• ETAC suggested that no diesel city buses be added in urban areas. Long-distance buses in India will have to be powered by electricity in the long-term.
  • It further suggested for higher use railways and gas-powered trucks for the movement of cargo.
  • The panel suggested that the government should consider "targeted extension" of incentives given under Faster Adoption and Manufacturing of Electric and Hybrid Vehicles scheme (FAME) to beyond March 3.




Keywords: GS-2 Government policies and interventions for development in various sectors
Daily Current Affairs

Electoral Bonds

In News: Electoral Bonds: Concentration of Funding in Five Major Cities.

About Electoral Bonds:

  • Electoral bonds were introduced in 2018, under the Electoral Bond Scheme 2018 by the union government to facilitate and streamline political donations in India.
  • As per the scheme, any Indian corporate body, registered agency, or undivided Hindu family can buy electoral bonds while maintaining anonymity.
  • It can be purchased at designated SBI branches, and only the donors with KYC-compliant accounts can donate to the party or individual of their choice.
  • It functions like banknotes, payable to the bearer and free of interest in which the Bonds can be purchased digitally, through a demand draft (DD), or by cheque.
  • Bonds are valid for 15 days from the date of issuance by the authorized banks and are in denominations of ₹1000, ₹10,000, ₹1,00,000, ₹10,00,000, and ₹1,00,00,000.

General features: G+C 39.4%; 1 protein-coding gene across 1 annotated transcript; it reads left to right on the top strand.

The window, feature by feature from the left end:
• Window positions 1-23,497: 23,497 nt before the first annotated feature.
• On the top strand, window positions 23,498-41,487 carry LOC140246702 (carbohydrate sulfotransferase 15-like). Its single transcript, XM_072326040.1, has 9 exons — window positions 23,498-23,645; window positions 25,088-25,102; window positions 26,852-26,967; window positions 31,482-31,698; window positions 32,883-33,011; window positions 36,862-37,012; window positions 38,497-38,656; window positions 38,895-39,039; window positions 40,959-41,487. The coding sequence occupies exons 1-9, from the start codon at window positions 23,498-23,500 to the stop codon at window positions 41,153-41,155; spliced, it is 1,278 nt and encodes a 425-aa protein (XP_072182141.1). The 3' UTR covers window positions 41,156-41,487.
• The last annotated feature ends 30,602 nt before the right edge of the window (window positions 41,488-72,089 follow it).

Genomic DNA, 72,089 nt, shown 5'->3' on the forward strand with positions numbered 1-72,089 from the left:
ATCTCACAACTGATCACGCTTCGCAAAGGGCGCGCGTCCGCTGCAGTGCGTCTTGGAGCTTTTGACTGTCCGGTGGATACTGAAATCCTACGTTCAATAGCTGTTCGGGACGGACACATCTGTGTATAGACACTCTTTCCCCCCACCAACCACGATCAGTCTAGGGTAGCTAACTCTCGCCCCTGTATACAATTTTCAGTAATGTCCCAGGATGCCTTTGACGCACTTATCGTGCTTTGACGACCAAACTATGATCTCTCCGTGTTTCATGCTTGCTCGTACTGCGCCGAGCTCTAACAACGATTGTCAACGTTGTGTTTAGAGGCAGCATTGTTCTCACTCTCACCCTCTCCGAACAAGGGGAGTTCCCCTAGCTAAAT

• These bonds are available for purchase in the first ten days of January, April, July, and October, and an additional 30-day period is specified during Lok Sabha election years.
  • To be eligible, a political party must be registered under Section 29A of the RPA Act, 1951, and have secured at least 1% of the votes in the most recent general or assembly elections.
  • These Political parties receiving electoral bonds from the public or corporations have to mandatorily file returns with the electoral commission.
  • The donor and the political parties both receive tax benefits under the Income Tax Act.

Facts on Electoral Bonds:

  • Mumbai, Kolkata, Hyderabad, New Delhi, and Chennai account for nearly 90% of all electoral bonds sold so far.
  • Electoral bonds worth Rs 12,979.10 crore have been sold since the scheme's inception in 2018 with the New Delhi branch of SBI bagging 55% (Rs 8,362.84 crore) of total bonds redeemed.